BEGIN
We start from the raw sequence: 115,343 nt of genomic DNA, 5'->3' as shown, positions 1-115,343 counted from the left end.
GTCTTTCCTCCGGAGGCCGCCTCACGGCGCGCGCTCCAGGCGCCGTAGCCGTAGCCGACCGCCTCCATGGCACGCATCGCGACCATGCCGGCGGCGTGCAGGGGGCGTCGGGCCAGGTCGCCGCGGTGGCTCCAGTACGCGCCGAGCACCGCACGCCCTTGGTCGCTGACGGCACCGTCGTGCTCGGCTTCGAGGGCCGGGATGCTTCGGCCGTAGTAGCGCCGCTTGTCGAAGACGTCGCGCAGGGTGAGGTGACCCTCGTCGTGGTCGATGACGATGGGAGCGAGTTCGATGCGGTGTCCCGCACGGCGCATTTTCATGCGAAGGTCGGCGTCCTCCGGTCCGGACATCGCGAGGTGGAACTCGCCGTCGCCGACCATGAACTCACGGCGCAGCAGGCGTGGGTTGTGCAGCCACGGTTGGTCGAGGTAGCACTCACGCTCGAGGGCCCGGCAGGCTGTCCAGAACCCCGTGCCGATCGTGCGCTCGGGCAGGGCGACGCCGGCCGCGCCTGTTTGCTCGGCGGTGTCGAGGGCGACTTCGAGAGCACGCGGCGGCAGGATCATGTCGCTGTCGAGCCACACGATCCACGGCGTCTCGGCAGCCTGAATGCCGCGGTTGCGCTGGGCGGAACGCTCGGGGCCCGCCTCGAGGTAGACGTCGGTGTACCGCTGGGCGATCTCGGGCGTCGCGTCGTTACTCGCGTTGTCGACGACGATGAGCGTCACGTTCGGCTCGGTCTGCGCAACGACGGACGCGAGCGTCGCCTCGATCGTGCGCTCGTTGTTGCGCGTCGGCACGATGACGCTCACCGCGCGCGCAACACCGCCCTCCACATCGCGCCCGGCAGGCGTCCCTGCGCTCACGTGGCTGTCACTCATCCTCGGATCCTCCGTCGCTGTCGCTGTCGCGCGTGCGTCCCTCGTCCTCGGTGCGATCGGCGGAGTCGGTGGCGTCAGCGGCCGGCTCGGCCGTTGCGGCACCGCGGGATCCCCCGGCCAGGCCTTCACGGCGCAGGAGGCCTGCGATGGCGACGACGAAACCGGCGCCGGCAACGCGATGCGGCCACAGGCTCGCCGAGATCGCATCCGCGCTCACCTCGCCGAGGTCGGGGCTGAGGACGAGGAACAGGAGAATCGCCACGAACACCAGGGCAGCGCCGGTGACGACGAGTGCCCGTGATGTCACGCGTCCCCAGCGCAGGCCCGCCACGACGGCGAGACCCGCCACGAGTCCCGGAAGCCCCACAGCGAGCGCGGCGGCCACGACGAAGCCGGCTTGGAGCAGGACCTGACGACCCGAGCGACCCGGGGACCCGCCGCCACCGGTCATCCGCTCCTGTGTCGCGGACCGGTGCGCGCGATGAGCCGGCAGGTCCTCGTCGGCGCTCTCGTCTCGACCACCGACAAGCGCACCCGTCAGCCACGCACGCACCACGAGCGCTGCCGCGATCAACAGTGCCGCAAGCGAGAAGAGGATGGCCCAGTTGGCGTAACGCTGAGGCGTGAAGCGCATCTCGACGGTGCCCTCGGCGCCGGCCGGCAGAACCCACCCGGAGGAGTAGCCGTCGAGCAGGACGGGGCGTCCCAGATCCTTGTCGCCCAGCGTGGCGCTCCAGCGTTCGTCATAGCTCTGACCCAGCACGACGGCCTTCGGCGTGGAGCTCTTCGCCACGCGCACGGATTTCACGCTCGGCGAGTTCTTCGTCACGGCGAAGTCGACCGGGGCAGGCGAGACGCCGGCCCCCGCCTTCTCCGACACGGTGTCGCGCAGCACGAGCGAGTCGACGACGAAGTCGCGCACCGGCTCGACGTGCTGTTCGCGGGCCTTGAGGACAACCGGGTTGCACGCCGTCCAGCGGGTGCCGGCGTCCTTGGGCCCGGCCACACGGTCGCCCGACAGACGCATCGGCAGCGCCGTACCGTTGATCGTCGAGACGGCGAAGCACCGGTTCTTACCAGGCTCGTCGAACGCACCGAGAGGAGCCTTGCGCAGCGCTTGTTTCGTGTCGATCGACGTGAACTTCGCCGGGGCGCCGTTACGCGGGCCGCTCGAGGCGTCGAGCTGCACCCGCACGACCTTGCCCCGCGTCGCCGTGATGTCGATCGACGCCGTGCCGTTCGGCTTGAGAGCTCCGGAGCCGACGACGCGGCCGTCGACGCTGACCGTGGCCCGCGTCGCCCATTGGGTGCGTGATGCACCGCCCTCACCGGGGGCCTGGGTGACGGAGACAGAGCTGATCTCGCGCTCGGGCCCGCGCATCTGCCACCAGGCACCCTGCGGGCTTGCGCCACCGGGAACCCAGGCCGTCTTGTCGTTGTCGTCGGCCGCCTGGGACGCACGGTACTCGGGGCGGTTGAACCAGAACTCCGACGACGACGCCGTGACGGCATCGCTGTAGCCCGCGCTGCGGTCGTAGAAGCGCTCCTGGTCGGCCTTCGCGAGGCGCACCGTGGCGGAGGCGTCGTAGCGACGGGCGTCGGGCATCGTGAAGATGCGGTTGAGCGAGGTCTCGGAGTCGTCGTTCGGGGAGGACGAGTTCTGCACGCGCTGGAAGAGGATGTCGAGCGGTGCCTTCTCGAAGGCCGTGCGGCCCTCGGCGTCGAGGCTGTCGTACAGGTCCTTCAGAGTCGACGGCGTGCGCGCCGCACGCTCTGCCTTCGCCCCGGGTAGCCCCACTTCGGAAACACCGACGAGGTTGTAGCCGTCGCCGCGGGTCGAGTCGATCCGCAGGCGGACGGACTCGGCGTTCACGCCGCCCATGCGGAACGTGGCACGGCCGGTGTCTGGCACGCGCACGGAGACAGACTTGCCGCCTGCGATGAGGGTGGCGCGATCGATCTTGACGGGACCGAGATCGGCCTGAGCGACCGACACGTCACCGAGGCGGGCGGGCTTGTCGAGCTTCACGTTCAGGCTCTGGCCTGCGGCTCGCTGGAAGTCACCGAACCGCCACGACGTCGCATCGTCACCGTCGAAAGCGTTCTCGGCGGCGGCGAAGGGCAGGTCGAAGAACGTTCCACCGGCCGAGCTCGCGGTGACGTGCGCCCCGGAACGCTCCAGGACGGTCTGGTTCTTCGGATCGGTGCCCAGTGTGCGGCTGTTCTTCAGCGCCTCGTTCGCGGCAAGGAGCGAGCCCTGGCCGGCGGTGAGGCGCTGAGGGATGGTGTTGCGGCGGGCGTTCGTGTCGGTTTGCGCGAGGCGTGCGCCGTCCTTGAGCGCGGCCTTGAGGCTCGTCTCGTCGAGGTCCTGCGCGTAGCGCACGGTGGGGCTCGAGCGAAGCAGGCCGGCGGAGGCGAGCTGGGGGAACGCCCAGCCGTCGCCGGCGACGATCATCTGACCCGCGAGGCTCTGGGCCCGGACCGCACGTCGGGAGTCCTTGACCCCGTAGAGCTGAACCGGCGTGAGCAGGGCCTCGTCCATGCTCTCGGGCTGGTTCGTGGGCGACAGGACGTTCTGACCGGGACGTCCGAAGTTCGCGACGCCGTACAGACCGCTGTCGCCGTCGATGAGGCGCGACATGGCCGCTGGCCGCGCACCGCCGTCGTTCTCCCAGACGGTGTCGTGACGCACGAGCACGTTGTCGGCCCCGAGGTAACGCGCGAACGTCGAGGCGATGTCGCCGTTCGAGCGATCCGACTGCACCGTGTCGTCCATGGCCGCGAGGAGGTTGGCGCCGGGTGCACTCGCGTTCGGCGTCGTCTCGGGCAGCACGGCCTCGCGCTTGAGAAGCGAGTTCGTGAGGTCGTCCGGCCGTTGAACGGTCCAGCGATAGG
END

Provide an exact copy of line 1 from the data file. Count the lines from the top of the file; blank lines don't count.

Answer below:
We start from the raw sequence: 115,343 nt of genomic DNA, 5'->3' as shown, positions 1-115,343 counted from the left end.